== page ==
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Acute Myelogenous Leukemia

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Presentation on theme: "Acute Myelogenous Leukemia"— Presentation transcript:

1 Acute Myelogenous Leukemia
Jim Czarnecki, D.O. The First in a Four-Part Series

2 Introduction

3 Background A malignant disease of the bone marrow in which hematopoietic precursors are arrested in an early stage of development. Most AML subtypes are distinguished from other related blood disorders by the presence of more than 30% blasts in the blood, bone marrow, or both.

4 Pathophysiology Consists of a maturational arrest of bone marrow cells in the early stages of development. The mechanism is currently under investigation and research, however it is known that it involves the activation of abnormal genes through chromosomal translocations and other genetic abnormalities.

5 Pathophysiology The developmental arrest results in 2 disease processes: A marked decrease in the production of normal blood cells, resulting in varying degrees of anemia, thrombocytopenia, and neutropenia. The rapid proliferation of these cells, along with a reduction in their ability to undergo programmed cell death. This results in their accumulation in various organs, most commonly the liver and spleen.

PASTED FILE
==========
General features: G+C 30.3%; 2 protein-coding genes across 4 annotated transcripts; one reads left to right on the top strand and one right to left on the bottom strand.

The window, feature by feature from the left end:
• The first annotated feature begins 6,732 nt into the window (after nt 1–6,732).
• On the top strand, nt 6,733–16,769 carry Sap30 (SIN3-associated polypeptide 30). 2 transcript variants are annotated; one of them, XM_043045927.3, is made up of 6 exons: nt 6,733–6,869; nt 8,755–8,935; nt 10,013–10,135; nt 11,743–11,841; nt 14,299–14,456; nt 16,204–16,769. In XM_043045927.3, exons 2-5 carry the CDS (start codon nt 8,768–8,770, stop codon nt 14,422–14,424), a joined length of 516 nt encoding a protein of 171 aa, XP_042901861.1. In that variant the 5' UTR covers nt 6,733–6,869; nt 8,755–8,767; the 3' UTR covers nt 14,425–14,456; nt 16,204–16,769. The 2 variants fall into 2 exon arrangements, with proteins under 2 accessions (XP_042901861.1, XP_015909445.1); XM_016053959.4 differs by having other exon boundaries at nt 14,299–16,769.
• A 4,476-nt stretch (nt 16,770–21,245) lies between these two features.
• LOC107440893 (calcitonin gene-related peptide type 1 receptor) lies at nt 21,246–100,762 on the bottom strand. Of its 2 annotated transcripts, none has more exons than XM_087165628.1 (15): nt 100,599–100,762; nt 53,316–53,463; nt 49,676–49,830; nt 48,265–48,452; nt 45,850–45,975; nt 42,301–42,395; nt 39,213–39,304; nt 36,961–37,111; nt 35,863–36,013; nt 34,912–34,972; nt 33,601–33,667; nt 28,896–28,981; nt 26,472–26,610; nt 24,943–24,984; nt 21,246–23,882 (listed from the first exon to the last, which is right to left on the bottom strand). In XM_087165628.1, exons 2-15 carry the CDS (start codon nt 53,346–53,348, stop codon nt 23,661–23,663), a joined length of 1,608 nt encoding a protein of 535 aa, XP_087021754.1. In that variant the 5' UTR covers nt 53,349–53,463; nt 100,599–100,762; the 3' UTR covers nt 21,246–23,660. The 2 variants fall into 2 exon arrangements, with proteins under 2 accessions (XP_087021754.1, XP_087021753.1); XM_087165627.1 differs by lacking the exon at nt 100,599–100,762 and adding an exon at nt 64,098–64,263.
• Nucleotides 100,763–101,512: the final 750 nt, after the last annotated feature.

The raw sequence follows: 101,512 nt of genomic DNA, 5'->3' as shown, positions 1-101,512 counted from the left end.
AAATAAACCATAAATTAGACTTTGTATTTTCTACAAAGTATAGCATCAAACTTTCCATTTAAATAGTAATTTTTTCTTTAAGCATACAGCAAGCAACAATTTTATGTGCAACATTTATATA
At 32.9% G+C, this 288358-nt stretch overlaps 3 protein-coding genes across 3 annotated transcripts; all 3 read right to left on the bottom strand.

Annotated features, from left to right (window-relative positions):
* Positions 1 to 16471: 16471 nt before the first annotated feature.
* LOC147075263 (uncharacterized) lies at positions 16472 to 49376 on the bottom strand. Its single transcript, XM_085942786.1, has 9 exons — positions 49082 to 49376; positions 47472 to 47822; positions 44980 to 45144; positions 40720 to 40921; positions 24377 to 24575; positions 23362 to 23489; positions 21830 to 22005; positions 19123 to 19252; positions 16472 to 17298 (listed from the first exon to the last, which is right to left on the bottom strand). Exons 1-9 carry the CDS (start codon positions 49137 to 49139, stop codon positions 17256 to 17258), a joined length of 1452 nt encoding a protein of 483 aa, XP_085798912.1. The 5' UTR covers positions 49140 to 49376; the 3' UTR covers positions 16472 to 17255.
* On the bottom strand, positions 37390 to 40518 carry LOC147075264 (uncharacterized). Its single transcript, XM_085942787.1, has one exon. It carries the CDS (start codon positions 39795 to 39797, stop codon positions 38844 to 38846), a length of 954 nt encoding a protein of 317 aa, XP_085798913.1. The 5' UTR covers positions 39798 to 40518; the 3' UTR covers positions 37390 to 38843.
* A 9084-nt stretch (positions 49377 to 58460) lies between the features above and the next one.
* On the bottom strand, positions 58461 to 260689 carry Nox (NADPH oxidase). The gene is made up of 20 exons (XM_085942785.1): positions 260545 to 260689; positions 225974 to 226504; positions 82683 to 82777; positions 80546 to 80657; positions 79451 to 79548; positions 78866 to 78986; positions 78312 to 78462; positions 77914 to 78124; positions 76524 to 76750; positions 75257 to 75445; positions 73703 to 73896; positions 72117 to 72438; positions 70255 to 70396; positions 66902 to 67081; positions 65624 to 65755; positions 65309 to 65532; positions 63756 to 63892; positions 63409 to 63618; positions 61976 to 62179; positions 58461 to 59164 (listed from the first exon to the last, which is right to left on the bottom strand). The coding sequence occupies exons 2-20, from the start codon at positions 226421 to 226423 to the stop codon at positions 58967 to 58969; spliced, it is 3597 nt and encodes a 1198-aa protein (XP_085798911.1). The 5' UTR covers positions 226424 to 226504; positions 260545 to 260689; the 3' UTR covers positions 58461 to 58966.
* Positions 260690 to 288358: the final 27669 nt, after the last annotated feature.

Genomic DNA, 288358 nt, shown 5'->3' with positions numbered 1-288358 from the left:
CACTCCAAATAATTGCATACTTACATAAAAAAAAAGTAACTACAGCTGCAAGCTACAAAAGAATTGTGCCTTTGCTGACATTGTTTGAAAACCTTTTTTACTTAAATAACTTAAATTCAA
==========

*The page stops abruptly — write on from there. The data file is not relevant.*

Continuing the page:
6 Frequency US: Estimates indicated that 10,100 new cases would be diagnosed in 1999 (latest stat data). Internationally: AML is more commonly diagnosed in developed countries.

7 Mortality / Morbidity In 1999, approximately 6,900 people in the US died from AML. With current chemotherapy regimens, approximately 25-30% of adults younger than 60 years survive longer than 5 years and are considered cured. Results in older patients are more disappointing, with fewer than 10% of patients surviving.

8 Race AML is more common in whites than in other populations.

9 Sex AML is more common in men than in women.
Some researchers have proposed that the increased prevalence of AML in men may be related to occupational exposures.

10 Age Prevalence increases with age. The median age of onset is 65 years. However, this disease affects all age groups.

11 Clinical

12 History Patients present with symptoms resulting from bone marrow failure, organ infiltration with leukemic cells, or both. The time course is variable. Some patients can present with acute symptoms over a few days to 1-2 weeks Others have longer course, with fatigue or other symptoms lasting from weeks to months.

13 History Symptoms of bone marrow failure are related to anemia, neutropenia, and thrombocytopenia. The most common symptom is fatigue from the anemia. Other symptoms from anemia include dyspnea upon exertion, dizziness, and in patient with coronary artery disease, anginal chest pain. In fact, myocardial infarction may be the first presenting symptom of acute leukemia in the older patient.